Macroeconomics

Introduction

Japan has reached a 0.5% economic growth from 1980 to 2017. This growth has been defined as one of the longest economic growths in a decade. This economic growth however, has massively contributed on the labor market, leaving Japan with one of the most extreme level of labor shortage in its history (Ducanes, 2008).

Labor shortage is a challenge in the economy whereby the employers are not capable or find it difficult to fill the vacancies of labor due to insufficient labor applying for the available labor vacancies. Labor shortages often occur on occupations with special requirements and in terms of functions and skills and in certain geographical locations having shortage of labor force. This economic quagmire can be seasonally experienced in agricultural industries and certain economic sectors in demand of special labor.

Japan is currently experiencing massive labor shortage and has reached its most extreme labor level shortage in more than forty years. The economy of Japan at the moment can offer 1.48 jobs for each person applying. This is the highest offer since 1974. The current situation is good news to the economy of Japan. Many people are entering the labor market due to the labor shortage that is forcing most of the companies in the country to hire people who were not looking for work previously.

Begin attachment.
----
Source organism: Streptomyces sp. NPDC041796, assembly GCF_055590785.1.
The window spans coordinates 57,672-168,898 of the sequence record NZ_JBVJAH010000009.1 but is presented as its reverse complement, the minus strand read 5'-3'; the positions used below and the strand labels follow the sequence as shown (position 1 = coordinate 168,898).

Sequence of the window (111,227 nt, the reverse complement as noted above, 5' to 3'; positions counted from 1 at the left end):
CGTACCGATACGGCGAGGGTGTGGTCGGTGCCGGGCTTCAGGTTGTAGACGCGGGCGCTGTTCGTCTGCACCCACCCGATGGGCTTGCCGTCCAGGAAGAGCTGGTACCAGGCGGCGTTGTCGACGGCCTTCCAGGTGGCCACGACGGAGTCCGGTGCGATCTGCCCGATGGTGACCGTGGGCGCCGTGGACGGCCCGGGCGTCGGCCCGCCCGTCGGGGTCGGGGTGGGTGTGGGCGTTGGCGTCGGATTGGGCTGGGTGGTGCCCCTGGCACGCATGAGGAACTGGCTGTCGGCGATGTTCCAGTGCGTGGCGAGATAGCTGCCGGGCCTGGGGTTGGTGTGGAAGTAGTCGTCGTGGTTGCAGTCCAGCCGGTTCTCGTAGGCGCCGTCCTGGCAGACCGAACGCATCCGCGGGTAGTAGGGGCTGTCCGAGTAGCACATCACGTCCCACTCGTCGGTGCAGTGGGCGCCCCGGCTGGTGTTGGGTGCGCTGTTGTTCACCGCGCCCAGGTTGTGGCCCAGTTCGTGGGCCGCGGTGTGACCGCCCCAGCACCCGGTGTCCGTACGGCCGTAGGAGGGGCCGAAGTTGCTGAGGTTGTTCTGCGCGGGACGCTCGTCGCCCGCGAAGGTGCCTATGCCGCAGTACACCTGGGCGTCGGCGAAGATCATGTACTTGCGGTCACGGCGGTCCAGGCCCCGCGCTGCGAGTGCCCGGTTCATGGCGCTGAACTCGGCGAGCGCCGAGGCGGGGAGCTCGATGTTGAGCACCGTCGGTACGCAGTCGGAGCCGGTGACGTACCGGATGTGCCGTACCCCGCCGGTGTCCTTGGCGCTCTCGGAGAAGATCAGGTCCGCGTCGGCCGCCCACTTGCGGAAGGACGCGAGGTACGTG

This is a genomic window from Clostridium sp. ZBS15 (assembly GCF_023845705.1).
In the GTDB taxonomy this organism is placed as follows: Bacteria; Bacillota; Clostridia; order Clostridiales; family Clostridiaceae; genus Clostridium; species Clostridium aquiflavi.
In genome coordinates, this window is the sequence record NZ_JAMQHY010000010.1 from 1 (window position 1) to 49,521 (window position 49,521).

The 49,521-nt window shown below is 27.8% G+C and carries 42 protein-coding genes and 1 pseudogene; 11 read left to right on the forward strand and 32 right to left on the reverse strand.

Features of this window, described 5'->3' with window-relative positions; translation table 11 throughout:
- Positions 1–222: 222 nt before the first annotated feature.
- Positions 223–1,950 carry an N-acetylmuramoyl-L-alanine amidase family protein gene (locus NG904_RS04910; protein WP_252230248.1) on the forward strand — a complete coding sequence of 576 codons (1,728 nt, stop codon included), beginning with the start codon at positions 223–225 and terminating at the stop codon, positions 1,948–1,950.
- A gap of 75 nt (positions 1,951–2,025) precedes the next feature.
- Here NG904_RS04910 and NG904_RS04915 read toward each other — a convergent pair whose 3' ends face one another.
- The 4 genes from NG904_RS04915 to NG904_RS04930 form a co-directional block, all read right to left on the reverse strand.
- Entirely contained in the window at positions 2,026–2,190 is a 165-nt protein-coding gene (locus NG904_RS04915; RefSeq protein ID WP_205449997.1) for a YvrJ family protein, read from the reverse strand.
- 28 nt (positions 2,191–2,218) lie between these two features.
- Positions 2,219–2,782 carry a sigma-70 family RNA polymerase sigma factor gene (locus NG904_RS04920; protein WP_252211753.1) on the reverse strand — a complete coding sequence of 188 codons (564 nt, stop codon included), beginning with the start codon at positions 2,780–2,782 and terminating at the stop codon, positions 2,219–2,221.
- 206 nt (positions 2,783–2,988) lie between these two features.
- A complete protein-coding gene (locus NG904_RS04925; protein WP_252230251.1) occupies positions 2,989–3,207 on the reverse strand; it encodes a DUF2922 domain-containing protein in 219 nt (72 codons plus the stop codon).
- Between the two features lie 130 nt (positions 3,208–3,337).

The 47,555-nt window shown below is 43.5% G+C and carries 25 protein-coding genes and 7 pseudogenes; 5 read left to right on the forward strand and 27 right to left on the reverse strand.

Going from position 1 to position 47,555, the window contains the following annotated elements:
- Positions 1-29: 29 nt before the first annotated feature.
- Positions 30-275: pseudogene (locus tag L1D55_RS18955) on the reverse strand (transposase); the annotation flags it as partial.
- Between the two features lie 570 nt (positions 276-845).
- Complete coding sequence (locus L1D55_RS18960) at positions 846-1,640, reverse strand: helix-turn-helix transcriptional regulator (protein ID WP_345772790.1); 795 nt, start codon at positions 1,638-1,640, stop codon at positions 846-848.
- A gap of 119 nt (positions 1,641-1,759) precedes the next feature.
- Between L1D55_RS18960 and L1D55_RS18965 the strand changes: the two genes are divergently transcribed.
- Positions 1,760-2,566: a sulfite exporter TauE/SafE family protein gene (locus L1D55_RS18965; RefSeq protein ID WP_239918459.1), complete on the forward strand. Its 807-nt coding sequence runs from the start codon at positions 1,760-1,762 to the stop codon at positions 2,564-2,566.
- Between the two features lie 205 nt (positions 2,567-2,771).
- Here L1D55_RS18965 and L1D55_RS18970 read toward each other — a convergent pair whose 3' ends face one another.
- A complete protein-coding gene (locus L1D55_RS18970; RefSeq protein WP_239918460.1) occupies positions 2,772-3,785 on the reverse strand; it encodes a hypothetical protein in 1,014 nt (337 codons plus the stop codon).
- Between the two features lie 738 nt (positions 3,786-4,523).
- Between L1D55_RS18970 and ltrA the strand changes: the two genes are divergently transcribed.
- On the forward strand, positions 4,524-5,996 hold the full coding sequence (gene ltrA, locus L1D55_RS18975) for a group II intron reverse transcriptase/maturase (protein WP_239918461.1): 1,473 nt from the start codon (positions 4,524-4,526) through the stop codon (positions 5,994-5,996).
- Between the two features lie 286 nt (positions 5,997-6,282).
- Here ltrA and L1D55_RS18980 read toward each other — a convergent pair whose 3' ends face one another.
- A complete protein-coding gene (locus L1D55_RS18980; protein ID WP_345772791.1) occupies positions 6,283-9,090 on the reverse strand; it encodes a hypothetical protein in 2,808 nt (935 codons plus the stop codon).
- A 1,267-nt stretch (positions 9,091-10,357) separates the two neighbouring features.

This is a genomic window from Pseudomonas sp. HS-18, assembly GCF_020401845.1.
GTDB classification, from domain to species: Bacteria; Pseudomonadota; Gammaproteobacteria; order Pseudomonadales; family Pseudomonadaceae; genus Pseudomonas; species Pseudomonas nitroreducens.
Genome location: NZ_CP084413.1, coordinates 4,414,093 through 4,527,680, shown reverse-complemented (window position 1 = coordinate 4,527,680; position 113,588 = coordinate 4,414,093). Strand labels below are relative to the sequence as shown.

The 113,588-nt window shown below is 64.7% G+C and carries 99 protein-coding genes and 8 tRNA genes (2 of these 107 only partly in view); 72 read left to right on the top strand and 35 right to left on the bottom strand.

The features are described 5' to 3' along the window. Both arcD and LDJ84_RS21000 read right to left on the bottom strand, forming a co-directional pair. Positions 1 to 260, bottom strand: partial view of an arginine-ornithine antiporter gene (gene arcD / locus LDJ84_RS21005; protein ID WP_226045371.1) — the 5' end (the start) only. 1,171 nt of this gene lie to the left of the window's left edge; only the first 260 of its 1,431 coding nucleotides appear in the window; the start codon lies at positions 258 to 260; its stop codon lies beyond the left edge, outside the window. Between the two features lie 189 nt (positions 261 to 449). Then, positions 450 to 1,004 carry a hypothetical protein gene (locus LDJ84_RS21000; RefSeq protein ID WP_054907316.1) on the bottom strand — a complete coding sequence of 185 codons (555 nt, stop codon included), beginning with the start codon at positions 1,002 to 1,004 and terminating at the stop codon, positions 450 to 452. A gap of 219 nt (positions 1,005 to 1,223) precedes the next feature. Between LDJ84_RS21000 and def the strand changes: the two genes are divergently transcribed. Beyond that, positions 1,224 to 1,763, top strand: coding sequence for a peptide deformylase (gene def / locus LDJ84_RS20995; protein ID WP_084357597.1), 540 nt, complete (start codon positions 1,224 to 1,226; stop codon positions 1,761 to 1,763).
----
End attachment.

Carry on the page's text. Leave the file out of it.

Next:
As the economy is growing, the shrinking in the pool of workers becomes inevitable. Increased life expectancy and low birth rates in Japan creates an aging population and a workforce that is dwindling in Japan (Kingston, 2001).

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Causes of Labor Shortage

Labor shortages can be attributed to many reasons. One of the reasons for labor shortage is geographical one. If the economy of a country is booming and there is poor housing, the high cost of rent makes worker un attracted to the geographical location hence fail to pursue working in such geographic locations (Song, 2016).

High skilled jobs are another reasons for the labor shortage in a country. Occupations like doctors and nurses require long periods of training that significantly result in time lag when it comes to training of new workers hence leading to the labor shortage. Unattractive jobs such as those offered in the agricultural sector are hard to fill with labor especially in the technologically revolutionized nation. Such jobs get negative perceptions and become difficult to get potential laborers (Song, 2016).

Social prestige is another reason for labor shortage in economically devolved countries like Japan. Many people attach jobs to prestige rather than to wages it pays. Jobs such as plumbing, technicians and electricians are often perceived as not attractive hence do not result in labor attraction.

Fixed pay that is often implemented in the government public sector is a politically instigated method of payment that many people do not find appealing. Because of such reasons, the government may implement a prolonged pay freeze and scares most of the laborers from seeking such job opportunities therefore resulting in labor shortage. Finally, when the economy is at full employment, labor shortage will be highly experienced. This has been evident especially in sectors where macro economy is close to full employment.

How to Fix Labor Shortage and Reach Equilibrium Point